The little prince of R&D
Asimo (1) is as white as snow. A cross between a miniature cosmonaut and a giant toy, he stands 1.20 metres tall, walks at a leisurely 3 kilometres an hour, runs, dances, avoids obstacles, goes to a particular place when you tell him to, and responds to a greeting. He recognises certain people and answers to his name. Doing his bit for science education by turning up at various scientific events, Asimo was special guest at the CER conference, held in Brussels last November.
Asimo runs with small regular strides, changes direction, and can even take a few dance steps. Simple as his movements may seem, they are the result of several years of patient efforts at Honda’s Fundamental Technical Research Centre in Japan, supported, in the later stages, by teams from its Research and Development Centre for the European Market, in Offenbach (DE).
|Asimo presented by Philippe Busquin at the opening of the CER conference organised by the Research DG – Brussels, November 2005|
© Olivier Polet
Asimo’s ancestor appeared in 1986. Known as EO, it consisted of just a pair of legs, with no body. But it was able to place one foot in front of the other in a straight line, with intervals of about five seconds between each step. To improve his performance, researchers made a close study of the walking mechanisms and joints in bipeds (man and primates). Six robots (E1 to E6) then followed between 1987 and 1993, displaying a growing mastery of movements over level terrain – reaching a walking speed of 1.2km/hr – and even walking up slopes. These humanoids then improved their dexterity (1993-1997), learning how to reach for a light switch, turn on a computer, open a door, pick up and carry objects, go up and down stairs and push a cart.
Asimo, whose development began in 1999, marked an important new stage. Measuring 1.20 metres tall, he can ‘communicate’ with humans, look them in the eyes, walk alongside them and reach the objects they use in their everyday lives. Equipped with sensors, he is able to gauge distances and adapt his movements accordingly. He can stop to avoid an obstacle or sidestep a fixed object and change direction while moving, without having to stop, turn around and then start up again. He can recognise certain faces and can understand certain gestures – he even recognises and responds to a wave. He can also hear and recognise his name, turn in the direction it comes from, and can identify certain other noises, such as of objects falling or colliding. If you push him, he regains his balance and if you offer him an object he will take it as well as shake an outstretched hand. His backpack holds a computer packed with software while his visual sensors are housed in his ‘head’ and his strength (kinesthetic) sensors are attached to his ‘wrists’.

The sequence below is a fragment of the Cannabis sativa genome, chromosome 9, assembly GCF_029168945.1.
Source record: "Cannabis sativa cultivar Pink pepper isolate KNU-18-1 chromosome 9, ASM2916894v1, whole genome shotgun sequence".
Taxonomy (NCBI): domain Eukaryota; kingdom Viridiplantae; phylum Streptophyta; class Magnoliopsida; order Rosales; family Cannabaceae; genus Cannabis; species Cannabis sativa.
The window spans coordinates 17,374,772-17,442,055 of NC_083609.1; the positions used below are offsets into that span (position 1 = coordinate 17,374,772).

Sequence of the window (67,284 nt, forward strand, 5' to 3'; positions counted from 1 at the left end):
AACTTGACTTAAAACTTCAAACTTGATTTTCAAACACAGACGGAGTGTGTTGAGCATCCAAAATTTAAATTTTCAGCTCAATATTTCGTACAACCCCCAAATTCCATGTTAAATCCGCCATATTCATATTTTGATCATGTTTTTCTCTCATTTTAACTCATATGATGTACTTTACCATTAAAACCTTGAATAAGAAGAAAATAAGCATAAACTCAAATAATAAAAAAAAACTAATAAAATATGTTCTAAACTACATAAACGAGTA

"We want to stress that he represents a research project, he is not a toy,” explains William de Braekeleer, spokesman for Honda Motor Europe. “When we present him we show a five-minute film that traces the history of robotics by explaining the many difficulties we faced in developing Asimo. Even so, he is obviously much less able than his Star Trek colleagues.“
But this is just the beginning. In ten or 15 years’ time, Asimo could become an ‘intelligent’ assistant in our everyday lives, carrying out household chores, going to look for specific objects (such as a medicine in a particular cupboard, a drink in the fridge), as well as suggesting leisure activities for the weekend in line with our interests – a walk, a concert, a new book – by selecting the information on the internet and then communicating it via a printer or orally.
In the meantime, Asimo is making himself known at many scientific and technological events and is proving to be a valuable teaching aid. “We started by presenting him at European science museums where the children were very enthusiastic. We like to think that these children go home with their heads full of dreams and ideas and that in this way Asimo can contribute to something more constructive, such as the desire to study science.”
The first educational pilot project was launched in the United Kingdom, at the Hawkley Hill High School. “It came about rather by chance, due to the enthusiasm of headmaster Roy Halford and the teaching staff with whom we carefully prepared the teaching programme. Asimo spent just one day at the school, but he made a lasting impression. This type of experience should be repeated in other countries.”(2)
(1) Advanced Step in Innovative Mobility
(2) Impatient teachers can download documents, in English, developed for pupils at different levels (technical information, technology brochure, classroom questions, learning experiences), from the Honda US site